Obligations both emotional and contractual feature largely throughout Howl’s Moving Castle as Sophie’s first encounter with the jealous Witch of the Waste leaves the young girl suddenly transformed into an old woman. In the blink of an eye, the possibility of spending her entire life doing thankless, unrewarded labour well into her old age becomes a terrifying reality for Sophie, whose newly aged body creaks and pains with the stresses of time she never got to properly experience. Her mind is still quite sharp, however, and becoming an old woman gives her a certain degree of clarity about her situation that makes it quite easy for her to pack up her things and set out to put things right.
Like the Witch of the Waste, Howl — who lives in a monstrous, mechanical castle that crawls around the countryside — has a reputation for being dangerous that precedes him. Sophie decides to try her luck as a cleaning lady for the wizard but by the time she manages to get inside of the castle, she figures there’s no real sense in putting faith in the rumours about him eating young women’s hearts.
Though she feels that even if she were to, her elderly heart would likely be safe. At the same time the story begins to reveal more magic, it’s careful to illustrate how witchcraft can often be tied up in complicated deals that bind people to one another, much in the same way that people feel bound to their jobs. Sophie’s only but so alarmed when Calcipher, who dwells within the castle’s machinery as its power source, begins to talk to her from a stove — though she’s quite cross (the people of Ingary are very British) to learn that a powerful contract has effectively trapped the demon in a life of bondage and servitude.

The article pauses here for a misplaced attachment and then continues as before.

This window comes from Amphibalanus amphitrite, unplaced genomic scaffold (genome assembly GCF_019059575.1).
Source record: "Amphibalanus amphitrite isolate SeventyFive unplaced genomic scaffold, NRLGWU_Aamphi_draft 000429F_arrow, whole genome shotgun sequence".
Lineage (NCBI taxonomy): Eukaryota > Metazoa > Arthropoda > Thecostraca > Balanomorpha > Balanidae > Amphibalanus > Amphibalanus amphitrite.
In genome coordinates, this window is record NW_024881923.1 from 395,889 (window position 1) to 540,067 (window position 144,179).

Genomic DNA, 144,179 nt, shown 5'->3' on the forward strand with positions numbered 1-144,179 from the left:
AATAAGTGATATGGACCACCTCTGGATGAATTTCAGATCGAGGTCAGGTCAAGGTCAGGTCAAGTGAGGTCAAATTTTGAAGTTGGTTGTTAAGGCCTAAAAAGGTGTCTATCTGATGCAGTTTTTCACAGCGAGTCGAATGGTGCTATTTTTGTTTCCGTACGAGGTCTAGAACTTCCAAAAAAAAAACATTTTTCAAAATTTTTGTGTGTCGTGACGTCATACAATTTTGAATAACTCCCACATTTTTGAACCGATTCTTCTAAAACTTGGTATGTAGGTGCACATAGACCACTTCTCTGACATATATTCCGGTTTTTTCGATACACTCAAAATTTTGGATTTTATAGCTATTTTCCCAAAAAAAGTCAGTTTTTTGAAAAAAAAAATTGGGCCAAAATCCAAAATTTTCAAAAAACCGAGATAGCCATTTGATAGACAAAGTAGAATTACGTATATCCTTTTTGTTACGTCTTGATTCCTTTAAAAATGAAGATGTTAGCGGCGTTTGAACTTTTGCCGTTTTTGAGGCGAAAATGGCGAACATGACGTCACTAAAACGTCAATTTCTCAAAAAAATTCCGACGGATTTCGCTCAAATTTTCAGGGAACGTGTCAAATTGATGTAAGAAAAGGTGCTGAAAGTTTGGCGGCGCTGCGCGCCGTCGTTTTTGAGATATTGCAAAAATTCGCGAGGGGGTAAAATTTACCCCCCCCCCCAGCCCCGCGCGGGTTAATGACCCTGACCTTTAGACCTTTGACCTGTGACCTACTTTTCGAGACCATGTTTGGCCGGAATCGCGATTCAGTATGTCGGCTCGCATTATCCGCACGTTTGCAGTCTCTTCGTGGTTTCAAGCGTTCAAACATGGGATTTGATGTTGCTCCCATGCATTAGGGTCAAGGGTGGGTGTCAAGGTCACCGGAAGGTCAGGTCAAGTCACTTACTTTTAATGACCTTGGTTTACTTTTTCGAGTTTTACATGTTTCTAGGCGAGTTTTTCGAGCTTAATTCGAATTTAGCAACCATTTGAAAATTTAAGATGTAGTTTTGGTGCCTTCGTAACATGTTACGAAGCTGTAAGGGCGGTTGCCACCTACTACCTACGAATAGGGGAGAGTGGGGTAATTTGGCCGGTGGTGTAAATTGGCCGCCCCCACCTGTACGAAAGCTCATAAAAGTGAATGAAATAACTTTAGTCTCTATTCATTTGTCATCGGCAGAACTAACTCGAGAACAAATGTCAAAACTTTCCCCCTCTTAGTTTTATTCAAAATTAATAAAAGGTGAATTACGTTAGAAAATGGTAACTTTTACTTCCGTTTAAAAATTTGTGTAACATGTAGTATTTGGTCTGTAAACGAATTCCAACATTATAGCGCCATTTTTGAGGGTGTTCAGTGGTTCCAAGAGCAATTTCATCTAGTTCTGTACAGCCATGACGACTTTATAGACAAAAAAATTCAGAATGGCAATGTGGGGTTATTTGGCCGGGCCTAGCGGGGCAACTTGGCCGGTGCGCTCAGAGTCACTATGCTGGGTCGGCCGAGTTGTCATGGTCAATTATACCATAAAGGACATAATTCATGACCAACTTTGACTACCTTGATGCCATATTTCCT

Calcipher and Sophie’s plan to free one another of their respective enchantments is what drives a lot of Howl’s Moving Castle’s plot forward, but at multiple points throughout the book, the idea of people not being recognised for their talent and compensated for their labour returns in rather significant ways. As slow as Sophie is to realise her own magical skills, the book telegraphs them quite early on and establishes that magic is strong within the Hatter family.
Before she even begins working for Howl, a visit to the bakery reveals that Martha and Lettie secretly decided to use magic to transform into one another in order to switch places at their respective jobs, neither of which either of them particularly cared for. While the revelation’s meant to shock Sophie and give her yet another reason to go off in search of her own fate, it’s also one of the most direct ways Howl’s Moving Castle spells out how important it is for people to listen to their instincts about whether situations they’re in are healthy or not.
Howl’s Moving Castle’s exploration of that instinct is threaded throughout the novel and becomes more particularly complex with Howl himself, who’s a more dynamic figure than he’s initially made out to be. Even though the characters don’t quite express it to one another directly, what they all end up striving for is to live their lives according to their own needs and pursue endeavours that truly fulfil them.
For some, this means breaking free of work-focused identities projected onto them by others, the sort of lesson that, frankly, more fairytales could stand to remind people of in our present-day hustle culture.